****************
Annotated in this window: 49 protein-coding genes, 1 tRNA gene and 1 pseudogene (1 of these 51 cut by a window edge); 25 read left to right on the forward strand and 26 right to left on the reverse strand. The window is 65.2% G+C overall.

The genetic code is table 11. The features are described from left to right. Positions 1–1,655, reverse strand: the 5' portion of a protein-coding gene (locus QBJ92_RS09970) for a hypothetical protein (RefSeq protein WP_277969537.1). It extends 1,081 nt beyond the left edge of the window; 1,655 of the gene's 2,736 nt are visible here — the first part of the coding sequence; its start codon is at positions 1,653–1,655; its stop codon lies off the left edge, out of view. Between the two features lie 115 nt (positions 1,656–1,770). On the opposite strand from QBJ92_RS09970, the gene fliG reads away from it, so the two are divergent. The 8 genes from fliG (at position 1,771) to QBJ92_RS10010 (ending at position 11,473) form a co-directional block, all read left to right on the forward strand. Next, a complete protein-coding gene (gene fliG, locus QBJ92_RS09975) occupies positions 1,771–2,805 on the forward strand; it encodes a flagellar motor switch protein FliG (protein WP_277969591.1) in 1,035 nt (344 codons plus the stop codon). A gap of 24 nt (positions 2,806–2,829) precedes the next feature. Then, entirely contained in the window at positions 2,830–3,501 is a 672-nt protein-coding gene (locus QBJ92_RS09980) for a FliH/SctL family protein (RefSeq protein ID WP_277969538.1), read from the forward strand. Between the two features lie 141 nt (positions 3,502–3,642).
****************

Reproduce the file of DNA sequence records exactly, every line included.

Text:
Annotated in this window: 49 protein-coding genes, 1 tRNA gene and 1 pseudogene (1 of these 51 cut by a window edge); 25 read left to right on the forward strand and 26 right to left on the reverse strand. The window is 65.2% G+C overall.

The genetic code is table 11. The features are described from left to right. Positions 1–1,655, reverse strand: the 5' portion of a protein-coding gene (locus QBJ92_RS09970) for a hypothetical protein (RefSeq protein WP_277969537.1). It extends 1,081 nt beyond the left edge of the window; 1,655 of the gene's 2,736 nt are visible here — the first part of the coding sequence; its start codon is at positions 1,653–1,655; its stop codon lies off the left edge, out of view. Between the two features lie 115 nt (positions 1,656–1,770). On the opposite strand from QBJ92_RS09970, the gene fliG reads away from it, so the two are divergent. The 8 genes from fliG (at position 1,771) to QBJ92_RS10010 (ending at position 11,473) form a co-directional block, all read left to right on the forward strand. Next, a complete protein-coding gene (gene fliG, locus QBJ92_RS09975) occupies positions 1,771–2,805 on the forward strand; it encodes a flagellar motor switch protein FliG (protein WP_277969591.1) in 1,035 nt (344 codons plus the stop codon). A gap of 24 nt (positions 2,806–2,829) precedes the next feature. Then, entirely contained in the window at positions 2,830–3,501 is a 672-nt protein-coding gene (locus QBJ92_RS09980) for a FliH/SctL family protein (RefSeq protein ID WP_277969538.1), read from the forward strand. Between the two features lie 141 nt (positions 3,502–3,642).